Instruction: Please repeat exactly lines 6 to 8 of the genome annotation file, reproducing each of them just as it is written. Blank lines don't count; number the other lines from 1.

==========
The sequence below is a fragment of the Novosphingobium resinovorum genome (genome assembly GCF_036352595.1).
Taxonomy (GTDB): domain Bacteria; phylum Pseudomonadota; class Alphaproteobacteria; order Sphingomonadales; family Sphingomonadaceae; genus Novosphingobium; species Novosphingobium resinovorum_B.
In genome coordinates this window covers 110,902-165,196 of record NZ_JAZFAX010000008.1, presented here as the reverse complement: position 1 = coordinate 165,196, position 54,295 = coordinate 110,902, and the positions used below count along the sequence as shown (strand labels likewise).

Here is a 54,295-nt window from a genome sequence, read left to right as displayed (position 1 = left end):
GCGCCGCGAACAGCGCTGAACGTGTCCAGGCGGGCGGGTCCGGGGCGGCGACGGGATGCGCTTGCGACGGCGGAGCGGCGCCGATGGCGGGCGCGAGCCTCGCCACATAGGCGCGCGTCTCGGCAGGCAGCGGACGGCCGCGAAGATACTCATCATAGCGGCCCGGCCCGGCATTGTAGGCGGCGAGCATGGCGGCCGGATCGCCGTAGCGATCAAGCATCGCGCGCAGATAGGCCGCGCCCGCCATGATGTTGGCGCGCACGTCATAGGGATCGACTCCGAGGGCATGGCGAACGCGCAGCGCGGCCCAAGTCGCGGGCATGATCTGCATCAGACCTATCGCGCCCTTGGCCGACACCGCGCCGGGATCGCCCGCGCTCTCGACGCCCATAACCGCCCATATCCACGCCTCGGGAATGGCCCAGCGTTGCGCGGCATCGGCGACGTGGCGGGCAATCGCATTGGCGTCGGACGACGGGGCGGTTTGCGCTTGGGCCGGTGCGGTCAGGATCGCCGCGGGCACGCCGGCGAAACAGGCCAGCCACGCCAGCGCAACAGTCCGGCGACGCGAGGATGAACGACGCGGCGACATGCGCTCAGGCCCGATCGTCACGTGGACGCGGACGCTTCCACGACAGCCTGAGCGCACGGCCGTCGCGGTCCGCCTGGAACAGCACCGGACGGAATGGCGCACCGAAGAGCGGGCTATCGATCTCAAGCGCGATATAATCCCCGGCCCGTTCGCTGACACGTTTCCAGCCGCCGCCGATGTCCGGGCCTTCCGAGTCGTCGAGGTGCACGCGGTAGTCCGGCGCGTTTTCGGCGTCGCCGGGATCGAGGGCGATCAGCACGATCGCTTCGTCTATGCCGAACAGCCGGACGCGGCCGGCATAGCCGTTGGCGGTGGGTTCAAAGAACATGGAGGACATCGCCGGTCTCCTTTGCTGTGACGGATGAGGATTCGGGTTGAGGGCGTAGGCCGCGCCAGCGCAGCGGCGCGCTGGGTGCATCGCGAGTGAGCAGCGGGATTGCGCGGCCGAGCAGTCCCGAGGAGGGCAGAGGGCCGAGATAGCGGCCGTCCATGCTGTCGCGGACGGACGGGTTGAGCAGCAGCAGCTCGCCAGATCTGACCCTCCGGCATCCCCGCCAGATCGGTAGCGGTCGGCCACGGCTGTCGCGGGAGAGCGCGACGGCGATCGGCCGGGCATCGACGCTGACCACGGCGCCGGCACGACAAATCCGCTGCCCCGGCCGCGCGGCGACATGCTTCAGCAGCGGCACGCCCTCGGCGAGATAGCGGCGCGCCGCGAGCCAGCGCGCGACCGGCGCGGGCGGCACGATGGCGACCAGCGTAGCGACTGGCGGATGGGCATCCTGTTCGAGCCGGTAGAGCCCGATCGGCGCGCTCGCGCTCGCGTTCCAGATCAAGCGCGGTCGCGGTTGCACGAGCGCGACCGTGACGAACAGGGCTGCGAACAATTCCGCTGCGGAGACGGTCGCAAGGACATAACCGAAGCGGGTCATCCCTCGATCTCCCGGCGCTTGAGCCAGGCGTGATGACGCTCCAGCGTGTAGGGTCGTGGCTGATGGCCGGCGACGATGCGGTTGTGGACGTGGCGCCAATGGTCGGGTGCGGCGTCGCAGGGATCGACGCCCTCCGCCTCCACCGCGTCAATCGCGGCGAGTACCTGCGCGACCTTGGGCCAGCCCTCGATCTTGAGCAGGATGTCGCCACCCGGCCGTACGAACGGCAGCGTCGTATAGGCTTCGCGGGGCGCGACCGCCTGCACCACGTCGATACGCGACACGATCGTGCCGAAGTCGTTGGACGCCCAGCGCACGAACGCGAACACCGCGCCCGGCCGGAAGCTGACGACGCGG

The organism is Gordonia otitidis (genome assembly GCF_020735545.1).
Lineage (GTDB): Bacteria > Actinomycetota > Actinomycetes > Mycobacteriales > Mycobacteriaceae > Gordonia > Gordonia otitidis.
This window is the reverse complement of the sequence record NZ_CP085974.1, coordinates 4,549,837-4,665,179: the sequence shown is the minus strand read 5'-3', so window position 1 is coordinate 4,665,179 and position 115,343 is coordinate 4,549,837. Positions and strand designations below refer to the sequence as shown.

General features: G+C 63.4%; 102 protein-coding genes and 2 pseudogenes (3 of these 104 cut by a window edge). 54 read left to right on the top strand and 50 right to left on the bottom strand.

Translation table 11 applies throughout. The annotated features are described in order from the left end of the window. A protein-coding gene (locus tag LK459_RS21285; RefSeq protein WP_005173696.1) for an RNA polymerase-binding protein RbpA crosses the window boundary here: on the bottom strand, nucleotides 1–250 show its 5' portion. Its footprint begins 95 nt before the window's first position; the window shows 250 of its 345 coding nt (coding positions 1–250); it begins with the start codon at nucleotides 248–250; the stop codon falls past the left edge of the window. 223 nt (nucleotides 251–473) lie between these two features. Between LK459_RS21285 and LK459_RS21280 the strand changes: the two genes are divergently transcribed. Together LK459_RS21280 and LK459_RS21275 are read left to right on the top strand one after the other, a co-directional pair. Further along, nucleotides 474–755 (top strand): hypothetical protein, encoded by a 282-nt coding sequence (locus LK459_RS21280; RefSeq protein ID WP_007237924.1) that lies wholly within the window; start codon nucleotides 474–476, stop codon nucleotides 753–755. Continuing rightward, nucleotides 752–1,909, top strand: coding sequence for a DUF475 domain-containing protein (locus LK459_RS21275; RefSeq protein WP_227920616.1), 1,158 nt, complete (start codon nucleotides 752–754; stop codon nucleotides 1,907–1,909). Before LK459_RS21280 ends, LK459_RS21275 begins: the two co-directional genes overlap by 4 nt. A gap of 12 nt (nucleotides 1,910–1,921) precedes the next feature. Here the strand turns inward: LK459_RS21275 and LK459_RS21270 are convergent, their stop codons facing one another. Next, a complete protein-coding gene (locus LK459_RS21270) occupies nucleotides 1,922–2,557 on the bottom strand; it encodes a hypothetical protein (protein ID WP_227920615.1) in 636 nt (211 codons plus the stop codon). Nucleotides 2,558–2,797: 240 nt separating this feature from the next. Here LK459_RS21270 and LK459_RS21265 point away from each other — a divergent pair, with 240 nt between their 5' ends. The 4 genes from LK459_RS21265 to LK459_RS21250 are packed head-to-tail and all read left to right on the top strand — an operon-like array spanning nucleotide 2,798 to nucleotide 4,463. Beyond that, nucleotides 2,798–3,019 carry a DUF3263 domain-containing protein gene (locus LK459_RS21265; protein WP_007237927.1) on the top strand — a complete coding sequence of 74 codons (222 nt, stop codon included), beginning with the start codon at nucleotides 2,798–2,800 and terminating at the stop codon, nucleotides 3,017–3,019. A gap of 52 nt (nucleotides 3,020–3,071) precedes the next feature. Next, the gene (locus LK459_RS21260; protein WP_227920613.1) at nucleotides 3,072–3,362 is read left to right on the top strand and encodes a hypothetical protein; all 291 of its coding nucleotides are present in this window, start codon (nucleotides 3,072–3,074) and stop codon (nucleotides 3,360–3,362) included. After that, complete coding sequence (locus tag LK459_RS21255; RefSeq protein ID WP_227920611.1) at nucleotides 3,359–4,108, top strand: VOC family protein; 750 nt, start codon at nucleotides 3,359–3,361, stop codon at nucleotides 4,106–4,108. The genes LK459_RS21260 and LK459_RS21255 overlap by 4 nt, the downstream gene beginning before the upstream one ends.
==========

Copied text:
The organism is Gordonia otitidis (genome assembly GCF_020735545.1).
Lineage (GTDB): Bacteria > Actinomycetota > Actinomycetes > Mycobacteriales > Mycobacteriaceae > Gordonia > Gordonia otitidis.
This window is the reverse complement of the sequence record NZ_CP085974.1, coordinates 4,549,837-4,665,179: the sequence shown is the minus strand read 5'-3', so window position 1 is coordinate 4,665,179 and position 115,343 is coordinate 4,549,837. Positions and strand designations below refer to the sequence as shown.